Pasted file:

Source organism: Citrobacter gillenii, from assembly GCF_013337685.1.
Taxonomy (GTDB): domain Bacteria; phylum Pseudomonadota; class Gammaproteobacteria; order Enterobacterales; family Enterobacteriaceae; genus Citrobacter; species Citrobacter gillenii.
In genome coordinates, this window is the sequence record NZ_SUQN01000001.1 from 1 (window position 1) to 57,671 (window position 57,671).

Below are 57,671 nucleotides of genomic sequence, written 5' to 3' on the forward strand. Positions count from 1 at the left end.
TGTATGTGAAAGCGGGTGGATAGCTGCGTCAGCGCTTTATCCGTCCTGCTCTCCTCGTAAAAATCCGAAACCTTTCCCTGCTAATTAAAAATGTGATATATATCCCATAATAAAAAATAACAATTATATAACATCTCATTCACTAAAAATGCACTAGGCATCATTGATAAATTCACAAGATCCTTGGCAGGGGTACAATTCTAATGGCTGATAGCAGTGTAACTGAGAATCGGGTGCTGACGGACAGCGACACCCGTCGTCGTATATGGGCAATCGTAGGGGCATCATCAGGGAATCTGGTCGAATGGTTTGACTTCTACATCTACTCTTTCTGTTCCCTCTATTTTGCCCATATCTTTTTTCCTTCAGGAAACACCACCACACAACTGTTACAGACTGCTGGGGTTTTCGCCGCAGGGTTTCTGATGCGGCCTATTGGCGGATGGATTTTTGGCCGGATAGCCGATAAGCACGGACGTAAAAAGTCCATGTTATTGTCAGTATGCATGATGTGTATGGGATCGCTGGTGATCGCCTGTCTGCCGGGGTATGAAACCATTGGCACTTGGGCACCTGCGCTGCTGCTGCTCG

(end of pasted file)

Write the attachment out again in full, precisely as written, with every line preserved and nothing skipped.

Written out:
Source organism: Citrobacter gillenii, from assembly GCF_013337685.1.
Taxonomy (GTDB): domain Bacteria; phylum Pseudomonadota; class Gammaproteobacteria; order Enterobacterales; family Enterobacteriaceae; genus Citrobacter; species Citrobacter gillenii.
In genome coordinates, this window is the sequence record NZ_SUQN01000001.1 from 1 (window position 1) to 57,671 (window position 57,671).

Below are 57,671 nucleotides of genomic sequence, written 5' to 3' on the forward strand. Positions count from 1 at the left end.
TGTATGTGAAAGCGGGTGGATAGCTGCGTCAGCGCTTTATCCGTCCTGCTCTCCTCGTAAAAATCCGAAACCTTTCCCTGCTAATTAAAAATGTGATATATATCCCATAATAAAAAATAACAATTATATAACATCTCATTCACTAAAAATGCACTAGGCATCATTGATAAATTCACAAGATCCTTGGCAGGGGTACAATTCTAATGGCTGATAGCAGTGTAACTGAGAATCGGGTGCTGACGGACAGCGACACCCGTCGTCGTATATGGGCAATCGTAGGGGCATCATCAGGGAATCTGGTCGAATGGTTTGACTTCTACATCTACTCTTTCTGTTCCCTCTATTTTGCCCATATCTTTTTTCCTTCAGGAAACACCACCACACAACTGTTACAGACTGCTGGGGTTTTCGCCGCAGGGTTTCTGATGCGGCCTATTGGCGGATGGATTTTTGGCCGGATAGCCGATAAGCACGGACGTAAAAAGTCCATGTTATTGTCAGTATGCATGATGTGTATGGGATCGCTGGTGATCGCCTGTCTGCCGGGGTATGAAACCATTGGCACTTGGGCACCTGCGCTGCTGCTGCTCG